AANA’s John Broome on the future of advertising

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A day after the AANA’s Media Challenge this week looking at the future of advertising and media, AANA chief executive John Broome was a guest on the Sky News Business Mediaweek segment where he spoke with Ingrid Willinge.

Tell us about the message from the US where advertisers have been talking about taking back control.

Some marketers in the US think they abdicated control of their relationships in the digital supply chain in particular. It is quite a complex supply chain so it is quite easy to pass on that accountability to partners.

The message is that if you want to really understand and drive that you need to take back control. That means CMOs are putting themselves back in the driving seat.

Does that message resonate more with big US and global companies more than big Australian advertisers?

The big US companies will do that but the principal of what they are saying is applicable to every single advertiser – whether you are in the top 20 of advertisers or even a smaller one of the 3,000 national advertisers in Australia.

Some advertisers are cutting back their media spend and still grow their businesses. Is this bad news for publishers and broadcasters?

No… it is actually good news. Good publishers and good broadcasters will have the advertisers’ goals in mind around driving effectiveness and working toward outcomes that will drive advertisers’ businesses. Anything that drives better ROI is good for the whole industry.

John Broome with Ingrid Willinge

The turmoil surrounding Facebook continued to build this week. If there was a regulatory crackdown, will that make it harder for advertisers to market one-to-one utilising data?

Let’s make this absolutely clear this is not just about Facebook – this is potentially about anybody who holds people’s data. That can be a brand owner, a publisher, a platform or a broadcaster. We have a duty to ensure we are protecting people’s data in an appropriate way and if we don’t we are going to lose the public’s trust. We need to ensure the appropriate protocols are in place and are very visible. If we don’t, the pressure for government regulation is going to grow.

There have been moves in Europe via the general data protection regulation, and Australian businesses need to be aware of some of the requirements around protecting first-party data.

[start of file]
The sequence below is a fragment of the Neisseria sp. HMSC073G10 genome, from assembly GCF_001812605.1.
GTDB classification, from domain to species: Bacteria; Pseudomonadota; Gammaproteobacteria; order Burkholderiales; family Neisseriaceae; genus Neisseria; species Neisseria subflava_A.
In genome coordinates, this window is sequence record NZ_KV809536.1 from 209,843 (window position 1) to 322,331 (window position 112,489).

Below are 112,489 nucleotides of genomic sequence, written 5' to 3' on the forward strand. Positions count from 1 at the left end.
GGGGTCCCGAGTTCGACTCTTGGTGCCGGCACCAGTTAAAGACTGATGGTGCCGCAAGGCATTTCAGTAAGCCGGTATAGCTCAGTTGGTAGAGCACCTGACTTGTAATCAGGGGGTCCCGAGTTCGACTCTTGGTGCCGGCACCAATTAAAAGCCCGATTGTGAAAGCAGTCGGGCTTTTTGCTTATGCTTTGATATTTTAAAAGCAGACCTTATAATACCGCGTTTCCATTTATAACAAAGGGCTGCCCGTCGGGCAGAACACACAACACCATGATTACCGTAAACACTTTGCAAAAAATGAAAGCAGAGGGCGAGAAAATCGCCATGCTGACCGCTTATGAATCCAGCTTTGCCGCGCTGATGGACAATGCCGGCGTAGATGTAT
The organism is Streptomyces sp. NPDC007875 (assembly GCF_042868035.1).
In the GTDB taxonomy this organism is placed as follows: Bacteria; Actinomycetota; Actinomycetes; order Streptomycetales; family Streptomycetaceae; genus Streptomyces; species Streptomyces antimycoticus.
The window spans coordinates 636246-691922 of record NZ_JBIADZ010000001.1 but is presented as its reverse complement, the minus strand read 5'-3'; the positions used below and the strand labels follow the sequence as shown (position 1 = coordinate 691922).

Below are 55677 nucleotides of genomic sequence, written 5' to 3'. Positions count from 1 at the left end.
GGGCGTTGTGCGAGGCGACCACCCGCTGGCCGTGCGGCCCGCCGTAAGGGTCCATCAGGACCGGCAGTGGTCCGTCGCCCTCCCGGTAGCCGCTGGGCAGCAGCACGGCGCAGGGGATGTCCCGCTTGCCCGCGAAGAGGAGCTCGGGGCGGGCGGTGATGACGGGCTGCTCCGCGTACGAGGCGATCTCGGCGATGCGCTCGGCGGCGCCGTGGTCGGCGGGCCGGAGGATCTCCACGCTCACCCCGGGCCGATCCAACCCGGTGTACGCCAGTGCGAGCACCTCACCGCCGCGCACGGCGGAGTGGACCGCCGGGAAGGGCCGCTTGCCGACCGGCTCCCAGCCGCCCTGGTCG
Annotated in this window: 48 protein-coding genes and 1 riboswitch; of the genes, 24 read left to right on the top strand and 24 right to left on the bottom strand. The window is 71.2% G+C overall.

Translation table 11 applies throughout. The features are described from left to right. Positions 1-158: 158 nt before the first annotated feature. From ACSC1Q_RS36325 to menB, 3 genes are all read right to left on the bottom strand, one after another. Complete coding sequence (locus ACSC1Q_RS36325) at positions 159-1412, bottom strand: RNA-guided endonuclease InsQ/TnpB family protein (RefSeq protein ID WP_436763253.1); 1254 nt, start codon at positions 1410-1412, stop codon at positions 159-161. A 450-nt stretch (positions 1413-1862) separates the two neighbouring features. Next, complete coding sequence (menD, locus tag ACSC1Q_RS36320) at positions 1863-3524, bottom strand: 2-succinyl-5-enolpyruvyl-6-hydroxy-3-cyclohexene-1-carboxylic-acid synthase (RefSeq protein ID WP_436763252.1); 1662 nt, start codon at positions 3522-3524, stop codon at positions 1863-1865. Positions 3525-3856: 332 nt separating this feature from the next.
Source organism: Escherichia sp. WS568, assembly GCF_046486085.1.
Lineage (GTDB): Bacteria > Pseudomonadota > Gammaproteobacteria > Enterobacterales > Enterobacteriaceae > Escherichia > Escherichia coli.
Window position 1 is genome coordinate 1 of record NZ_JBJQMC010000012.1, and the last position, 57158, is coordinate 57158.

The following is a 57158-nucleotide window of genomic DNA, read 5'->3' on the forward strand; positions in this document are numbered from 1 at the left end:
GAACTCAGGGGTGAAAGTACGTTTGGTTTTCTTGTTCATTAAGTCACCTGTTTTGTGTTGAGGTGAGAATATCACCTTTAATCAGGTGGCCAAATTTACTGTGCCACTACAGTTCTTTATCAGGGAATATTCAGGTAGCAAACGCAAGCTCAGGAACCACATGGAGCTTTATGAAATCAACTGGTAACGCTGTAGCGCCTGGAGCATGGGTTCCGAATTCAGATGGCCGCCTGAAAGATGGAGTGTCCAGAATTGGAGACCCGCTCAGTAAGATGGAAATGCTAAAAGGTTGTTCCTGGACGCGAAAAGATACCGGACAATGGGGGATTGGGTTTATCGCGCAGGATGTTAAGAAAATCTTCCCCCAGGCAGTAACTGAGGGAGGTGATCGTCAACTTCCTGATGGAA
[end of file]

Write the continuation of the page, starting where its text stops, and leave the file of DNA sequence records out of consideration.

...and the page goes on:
There has been talk about moving media agencies’ functions in house but not all advertisers see this as the answer.

It makes more sense for some US advertisers where the businesses have scale and it can make strong economic sense. In Australia we are operating at a different scale. It may be that there are 20 to 30 top advertisers here where it might make economic sense. For the majority of advertisers they really need to work with their partners in the industry, particularly the media agencies, to make sure the relationships are based on trust, transparency and effectiveness.

Does audience measurement remain an issue?

It does. Technology is moving very fast and measurement systems need to keep pace. We are not where we need to be. We need to catch up.

Ingrid Willinge

How long before measurement will be more accurate?

We are much closer than we have ever been. In the next 2-3 years you will see big moves in cross-media channel measurement.

If TV broadcasters move to improve the viewing experience by screening less ads, is that bad news for advertisers?

Not necessarily. Value is a combination of quality and price. There are lots of things going on with broadcasters in the sense of addressability, for example. If the point of connection is more relevant and a better experience for the viewer then the effectiveness of that might be greater. It is incumbent upon us to make sure we are not annoying the viewer with our advertising. Decreasing clutter might give us the ability to invest more in effective advertising.

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